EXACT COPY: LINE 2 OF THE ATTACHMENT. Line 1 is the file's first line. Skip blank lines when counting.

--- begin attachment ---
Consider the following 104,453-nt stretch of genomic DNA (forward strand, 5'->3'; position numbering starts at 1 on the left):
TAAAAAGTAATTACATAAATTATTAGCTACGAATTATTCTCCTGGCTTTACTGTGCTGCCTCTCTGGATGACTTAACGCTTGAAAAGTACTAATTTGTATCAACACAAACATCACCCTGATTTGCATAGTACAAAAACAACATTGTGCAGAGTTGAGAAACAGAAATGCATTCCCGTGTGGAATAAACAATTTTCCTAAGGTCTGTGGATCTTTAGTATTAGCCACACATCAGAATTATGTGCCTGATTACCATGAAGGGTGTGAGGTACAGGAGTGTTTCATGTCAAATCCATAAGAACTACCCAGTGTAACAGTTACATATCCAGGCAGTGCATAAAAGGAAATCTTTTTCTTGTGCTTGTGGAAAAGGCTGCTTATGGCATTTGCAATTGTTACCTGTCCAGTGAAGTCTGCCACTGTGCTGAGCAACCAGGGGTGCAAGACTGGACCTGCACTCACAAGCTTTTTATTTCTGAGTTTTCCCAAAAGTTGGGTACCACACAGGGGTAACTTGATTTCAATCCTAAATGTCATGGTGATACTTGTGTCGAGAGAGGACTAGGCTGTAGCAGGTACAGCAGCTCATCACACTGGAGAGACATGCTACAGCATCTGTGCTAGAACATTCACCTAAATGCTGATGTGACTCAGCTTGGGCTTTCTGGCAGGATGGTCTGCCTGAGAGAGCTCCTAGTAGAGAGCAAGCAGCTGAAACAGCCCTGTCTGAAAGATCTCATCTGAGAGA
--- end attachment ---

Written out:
TAAAAAGTAATTACATAAATTATTAGCTACGAATTATTCTCCTGGCTTTACTGTGCTGCCTCTCTGGATGACTTAACGCTTGAAAAGTACTAATTTGTATCAACACAAACATCACCCTGATTTGCATAGTACAAAAACAACATTGTGCAGAGTTGAGAAACAGAAATGCATTCCCGTGTGGAATAAACAATTTTCCTAAGGTCTGTGGATCTTTAGTATTAGCCACACATCAGAATTATGTGCCTGATTACCATGAAGGGTGTGAGGTACAGGAGTGTTTCATGTCAAATCCATAAGAACTACCCAGTGTAACAGTTACATATCCAGGCAGTGCATAAAAGGAAATCTTTTTCTTGTGCTTGTGGAAAAGGCTGCTTATGGCATTTGCAATTGTTACCTGTCCAGTGAAGTCTGCCACTGTGCTGAGCAACCAGGGGTGCAAGACTGGACCTGCACTCACAAGCTTTTTATTTCTGAGTTTTCCCAAAAGTTGGGTACCACACAGGGGTAACTTGATTTCAATCCTAAATGTCATGGTGATACTTGTGTCGAGAGAGGACTAGGCTGTAGCAGGTACAGCAGCTCATCACACTGGAGAGACATGCTACAGCATCTGTGCTAGAACATTCACCTAAATGCTGATGTGACTCAGCTTGGGCTTTCTGGCAGGATGGTCTGCCTGAGAGAGCTCCTAGTAGAGAGCAAGCAGCTGAAACAGCCCTGTCTGAAAGATCTCATCTGAGAGA